Minor delay drowned out by successful, bright and loud test of five segment QM-2 booster
PROMONTORY, Utah — On Tuesday, June 28, 2016, Orbital ATK and NASA successfully completed the second of two qualification tests (QM-2) for the five-segment solid rocket booster (SRB) that is planned for use on NASA’s Space Launch System (SLS). Much as in actual flights into the black of space, things didn’t go as planned.
At approximately 7:30 a.m. MDT (13:30 GMT), NASA announced that a computer anomaly, which was tracked down to a data link software issue on the hard drive, resulted in the malfunctioning part needing to be swapped out before the test could take place.
Charlie Precourt, Orbital ATK’s vice president and general manager of propulsion systems, provided SpaceFlight Insider with the following details about the problem and the operation of the system:
“We have a number of computer systems in line with the motor, some of them command the motor, some of them take data, this one is called a sequencer; it is responsible for the starting up and the right timing of the startup of a number of pieces of equipment. That had been run perfectly during all of the dry runs and then when we booted it up for the dry run this morning; of course, we got a failure to link in its communication so we had to change out the hard drive with another version of the software and to make sure that we could proceed with the test,” Precourt said.
Despite this delay, this cold-soak static fire test was, by all appearances, successful and completes the qualification series for the upgraded booster. The next time one of these boosters fires, it will be as part of a pair that will be used on the maiden flight of the SLS on Exploration Mission 1 (EM-1), currently slated for the latter half of 2018.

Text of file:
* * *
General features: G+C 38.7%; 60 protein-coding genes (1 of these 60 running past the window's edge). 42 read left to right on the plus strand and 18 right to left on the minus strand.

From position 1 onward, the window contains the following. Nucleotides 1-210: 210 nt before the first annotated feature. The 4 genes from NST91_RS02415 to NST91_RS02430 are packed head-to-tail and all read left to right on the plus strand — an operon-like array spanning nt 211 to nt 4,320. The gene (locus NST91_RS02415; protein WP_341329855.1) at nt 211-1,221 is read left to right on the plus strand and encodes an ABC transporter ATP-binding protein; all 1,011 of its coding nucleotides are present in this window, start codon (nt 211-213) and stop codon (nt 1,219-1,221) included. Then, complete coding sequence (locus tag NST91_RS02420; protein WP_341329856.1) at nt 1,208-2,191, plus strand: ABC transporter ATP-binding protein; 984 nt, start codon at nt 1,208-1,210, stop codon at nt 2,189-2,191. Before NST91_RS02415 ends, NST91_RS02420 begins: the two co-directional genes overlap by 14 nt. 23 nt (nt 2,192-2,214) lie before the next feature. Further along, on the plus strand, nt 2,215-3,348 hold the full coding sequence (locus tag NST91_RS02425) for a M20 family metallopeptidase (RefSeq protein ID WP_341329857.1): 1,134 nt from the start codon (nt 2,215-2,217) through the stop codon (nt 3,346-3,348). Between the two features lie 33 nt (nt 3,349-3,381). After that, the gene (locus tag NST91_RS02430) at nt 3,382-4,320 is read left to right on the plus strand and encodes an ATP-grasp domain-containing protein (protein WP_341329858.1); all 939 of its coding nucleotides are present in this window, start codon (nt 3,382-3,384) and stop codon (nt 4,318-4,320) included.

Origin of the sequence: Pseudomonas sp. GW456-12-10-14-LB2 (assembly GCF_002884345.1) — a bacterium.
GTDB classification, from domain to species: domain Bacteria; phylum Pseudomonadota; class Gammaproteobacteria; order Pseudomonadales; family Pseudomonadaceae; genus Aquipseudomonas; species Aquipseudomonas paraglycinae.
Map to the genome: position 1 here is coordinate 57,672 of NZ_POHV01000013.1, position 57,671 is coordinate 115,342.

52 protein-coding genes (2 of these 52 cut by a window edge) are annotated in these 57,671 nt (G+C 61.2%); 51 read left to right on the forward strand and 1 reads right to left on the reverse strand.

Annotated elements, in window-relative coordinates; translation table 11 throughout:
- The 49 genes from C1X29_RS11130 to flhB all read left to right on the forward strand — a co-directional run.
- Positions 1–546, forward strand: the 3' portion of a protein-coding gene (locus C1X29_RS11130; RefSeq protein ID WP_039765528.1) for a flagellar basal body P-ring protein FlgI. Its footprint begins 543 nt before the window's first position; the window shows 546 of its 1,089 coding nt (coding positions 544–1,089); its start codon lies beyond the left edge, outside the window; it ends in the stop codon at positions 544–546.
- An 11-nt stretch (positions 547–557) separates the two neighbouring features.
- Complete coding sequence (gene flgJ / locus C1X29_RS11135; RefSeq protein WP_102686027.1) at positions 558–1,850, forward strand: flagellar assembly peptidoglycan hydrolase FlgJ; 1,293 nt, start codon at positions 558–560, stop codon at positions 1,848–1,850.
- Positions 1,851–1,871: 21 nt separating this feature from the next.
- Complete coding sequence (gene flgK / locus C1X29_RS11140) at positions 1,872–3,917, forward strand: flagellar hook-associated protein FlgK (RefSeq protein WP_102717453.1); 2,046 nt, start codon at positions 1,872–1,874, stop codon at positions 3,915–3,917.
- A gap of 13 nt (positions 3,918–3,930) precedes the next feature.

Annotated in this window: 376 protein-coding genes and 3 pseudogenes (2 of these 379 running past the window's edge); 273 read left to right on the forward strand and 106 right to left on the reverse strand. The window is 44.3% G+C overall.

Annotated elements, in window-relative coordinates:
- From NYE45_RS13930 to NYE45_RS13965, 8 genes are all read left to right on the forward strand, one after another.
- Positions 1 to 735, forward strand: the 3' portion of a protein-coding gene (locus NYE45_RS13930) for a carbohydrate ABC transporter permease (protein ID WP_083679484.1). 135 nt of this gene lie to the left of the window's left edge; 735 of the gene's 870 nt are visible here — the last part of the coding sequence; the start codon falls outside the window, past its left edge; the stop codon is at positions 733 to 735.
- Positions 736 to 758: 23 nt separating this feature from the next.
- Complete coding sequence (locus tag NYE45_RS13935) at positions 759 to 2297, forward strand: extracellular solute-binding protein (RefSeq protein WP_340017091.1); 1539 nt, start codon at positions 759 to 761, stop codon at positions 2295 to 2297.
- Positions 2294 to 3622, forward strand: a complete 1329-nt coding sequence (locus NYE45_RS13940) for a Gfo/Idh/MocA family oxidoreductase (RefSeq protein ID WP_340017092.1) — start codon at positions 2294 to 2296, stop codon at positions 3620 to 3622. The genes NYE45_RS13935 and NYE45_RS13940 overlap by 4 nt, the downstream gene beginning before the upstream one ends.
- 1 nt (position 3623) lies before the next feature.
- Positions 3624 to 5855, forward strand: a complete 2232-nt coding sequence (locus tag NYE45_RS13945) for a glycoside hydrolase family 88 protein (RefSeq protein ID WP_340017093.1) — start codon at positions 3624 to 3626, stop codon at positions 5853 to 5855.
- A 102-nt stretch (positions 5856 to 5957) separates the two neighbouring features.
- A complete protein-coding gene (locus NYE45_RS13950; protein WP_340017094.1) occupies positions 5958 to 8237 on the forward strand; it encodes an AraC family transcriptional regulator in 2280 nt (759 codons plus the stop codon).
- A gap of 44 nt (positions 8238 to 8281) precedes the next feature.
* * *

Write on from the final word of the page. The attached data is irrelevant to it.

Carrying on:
Approximately five seconds after the “FIRE!” command was given, the roar of the booster pierced the Utah desert air where media and dignitaries were gathered for the test. For slightly more than two minutes, the motor belched flame and smoke as the solid propellant was consumed, mimicking the thrust profile of an actual launch.
Since active throttling isn’t possible with a booster of this design, engineers use a passive method achieved by casting the propellant in a manner so that the surface area of the rubbery mixture changes at a predictable rate over the duration of the burn. This changing surface area impacts the resultant thrust from the booster. Casting and curing the propellant takes approximately one week. Attendees could hear the changing thrust levels from the booster as it varied in timbre and tone related to the variation of the booster’s output.
At the conclusion of the burn, a CO2 quenching tool was used to extinguish any latent fire in the booster casing, allowing the hours-long cool down period to begin so that personnel could enter the test area to secure the site after the conclusion of the test. Water was also sprayed on the aft segments of the booster to further promote cooling. The intensity of the heat from the booster’s flame was such that sand in the area was melted to form what test personnel call “booster glass”.
Watching the test were several officials with NASA who noted that, while they had completed yet another milestone successfully with the help of their partners in industry, they still had a way to go on the road to EM-1.